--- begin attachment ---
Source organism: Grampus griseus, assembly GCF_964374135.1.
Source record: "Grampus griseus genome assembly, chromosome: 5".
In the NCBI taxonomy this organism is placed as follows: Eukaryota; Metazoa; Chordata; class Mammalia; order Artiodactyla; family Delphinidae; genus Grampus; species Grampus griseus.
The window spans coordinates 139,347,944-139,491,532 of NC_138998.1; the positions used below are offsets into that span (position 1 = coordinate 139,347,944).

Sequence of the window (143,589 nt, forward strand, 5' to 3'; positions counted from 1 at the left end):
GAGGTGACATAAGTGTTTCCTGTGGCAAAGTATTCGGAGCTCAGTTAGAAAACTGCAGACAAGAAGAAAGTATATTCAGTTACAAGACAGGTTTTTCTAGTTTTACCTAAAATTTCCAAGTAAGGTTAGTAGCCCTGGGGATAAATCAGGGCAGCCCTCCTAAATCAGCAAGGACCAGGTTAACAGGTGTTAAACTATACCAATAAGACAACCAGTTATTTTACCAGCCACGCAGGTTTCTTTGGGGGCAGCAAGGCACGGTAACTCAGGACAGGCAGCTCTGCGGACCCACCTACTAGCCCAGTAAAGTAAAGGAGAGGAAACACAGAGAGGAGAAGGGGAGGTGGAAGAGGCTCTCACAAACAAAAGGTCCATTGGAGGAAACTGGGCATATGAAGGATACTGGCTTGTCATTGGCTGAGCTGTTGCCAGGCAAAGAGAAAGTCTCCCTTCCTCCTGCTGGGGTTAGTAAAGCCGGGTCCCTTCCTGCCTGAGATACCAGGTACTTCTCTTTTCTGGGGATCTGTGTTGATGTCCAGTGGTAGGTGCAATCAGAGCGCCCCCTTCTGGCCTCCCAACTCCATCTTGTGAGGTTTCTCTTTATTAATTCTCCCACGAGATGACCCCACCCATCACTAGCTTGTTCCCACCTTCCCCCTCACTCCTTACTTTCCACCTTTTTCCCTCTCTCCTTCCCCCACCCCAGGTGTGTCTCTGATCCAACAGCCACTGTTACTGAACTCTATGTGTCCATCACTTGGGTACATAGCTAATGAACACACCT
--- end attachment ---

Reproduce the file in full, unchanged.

Source organism: Grampus griseus, assembly GCF_964374135.1.
Source record: "Grampus griseus genome assembly, chromosome: 5".
In the NCBI taxonomy this organism is placed as follows: Eukaryota; Metazoa; Chordata; class Mammalia; order Artiodactyla; family Delphinidae; genus Grampus; species Grampus griseus.
The window spans coordinates 139,347,944-139,491,532 of NC_138998.1; the positions used below are offsets into that span (position 1 = coordinate 139,347,944).

Sequence of the window (143,589 nt, forward strand, 5' to 3'; positions counted from 1 at the left end):
GAGGTGACATAAGTGTTTCCTGTGGCAAAGTATTCGGAGCTCAGTTAGAAAACTGCAGACAAGAAGAAAGTATATTCAGTTACAAGACAGGTTTTTCTAGTTTTACCTAAAATTTCCAAGTAAGGTTAGTAGCCCTGGGGATAAATCAGGGCAGCCCTCCTAAATCAGCAAGGACCAGGTTAACAGGTGTTAAACTATACCAATAAGACAACCAGTTATTTTACCAGCCACGCAGGTTTCTTTGGGGGCAGCAAGGCACGGTAACTCAGGACAGGCAGCTCTGCGGACCCACCTACTAGCCCAGTAAAGTAAAGGAGAGGAAACACAGAGAGGAGAAGGGGAGGTGGAAGAGGCTCTCACAAACAAAAGGTCCATTGGAGGAAACTGGGCATATGAAGGATACTGGCTTGTCATTGGCTGAGCTGTTGCCAGGCAAAGAGAAAGTCTCCCTTCCTCCTGCTGGGGTTAGTAAAGCCGGGTCCCTTCCTGCCTGAGATACCAGGTACTTCTCTTTTCTGGGGATCTGTGTTGATGTCCAGTGGTAGGTGCAATCAGAGCGCCCCCTTCTGGCCTCCCAACTCCATCTTGTGAGGTTTCTCTTTATTAATTCTCCCACGAGATGACCCCACCCATCACTAGCTTGTTCCCACCTTCCCCCTCACTCCTTACTTTCCACCTTTTTCCCTCTCTCCTTCCCCCACCCCAGGTGTGTCTCTGATCCAACAGCCACTGTTACTGAACTCTATGTGTCCATCACTTGGGTACATAGCTAATGAACACACCT